- If you need clarification, ask it in the comment box above.
- Better answers use proper spelling and grammar.
- Provide details, support with references or personal experience.
Tell us some more! Your answer needs to include more details to help people.You can't post answers that contain an email address.Please enter a valid email address.The email address entered is already associated to an account.Login to postPlease use English characters only.
Tip: The max point reward for answering a question is 15.
Vignetting cannot be eliminated, though some programs like Photoshop can correct for it.
On some zoom lenses, you can reduce the amount of vignetting by shooting at a higher zoom. For example, if your lens is 24mm - 70mm, you will get more vignetting at 24mm than you would at 70mm.
That's normal. The Digital Rebel works as SLRs have worked for half a century, using the viewfinder to frame and compose your pictures. Only the more recent dSLRs have the Live View capability to allow you to use the display to frame and compose your pictures.
If you are getting some photos where only part of the image is visible, then I suspect that they were photos where you used a flash.
Cameras have a specified maximum shutter speed for use with a flash, this is called its 'sync speed'. This is the fastest speed that the camera will need to open the lead shutter and close the trailing shutter in order to expose the entire surface area of the image and have it evenly lit by the flash unit. If you shoot too fast of a speed, then the shutter will only be partly completed its exposure and you'll get a photo with only part of the image showing. The faster the speed past the sync speed, the less the resulting area of the image. Most cameras will have a sync speed of 1/250 or less. I think a lot of the Rebel models are 1/90 - consult your manual.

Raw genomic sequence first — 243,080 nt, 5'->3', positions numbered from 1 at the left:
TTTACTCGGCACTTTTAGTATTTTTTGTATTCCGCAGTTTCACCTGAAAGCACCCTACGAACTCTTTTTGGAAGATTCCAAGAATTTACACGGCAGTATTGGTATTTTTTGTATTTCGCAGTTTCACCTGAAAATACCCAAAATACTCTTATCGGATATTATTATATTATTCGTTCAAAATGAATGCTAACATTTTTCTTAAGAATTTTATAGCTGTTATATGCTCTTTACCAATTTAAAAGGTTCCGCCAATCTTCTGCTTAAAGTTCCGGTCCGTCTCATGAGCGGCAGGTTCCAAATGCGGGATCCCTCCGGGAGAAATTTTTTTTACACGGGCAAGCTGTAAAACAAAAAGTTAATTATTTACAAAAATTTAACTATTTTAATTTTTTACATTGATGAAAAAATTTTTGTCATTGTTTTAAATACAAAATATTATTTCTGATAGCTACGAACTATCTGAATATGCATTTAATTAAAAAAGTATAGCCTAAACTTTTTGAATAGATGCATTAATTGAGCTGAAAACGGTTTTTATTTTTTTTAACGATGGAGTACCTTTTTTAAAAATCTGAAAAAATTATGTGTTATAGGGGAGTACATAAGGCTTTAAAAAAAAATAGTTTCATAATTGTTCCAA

The standard canon 75-300 lens is not considered a "fast" lens. Because of this, when zooming in on objects you are actually reducing the amount of light hitting the image sensor. Fast lenses cost $$$$. Just google "Canon L Glass" and you will see what I'm talking about.
Try opening the field of view (zooming out) to allow more light to be absorbed bu the image senor. Crop your subject later in whatever software you use. You can also use one of the manual modes and up your f-stop to make the camera more sensitive to low-light conditions (higher f-stop means higher film speed.. higher film speed is how fast the "film"... aka image sensor absorbs the light. for action photos, faster film speed is key!!).
have fun experimenting.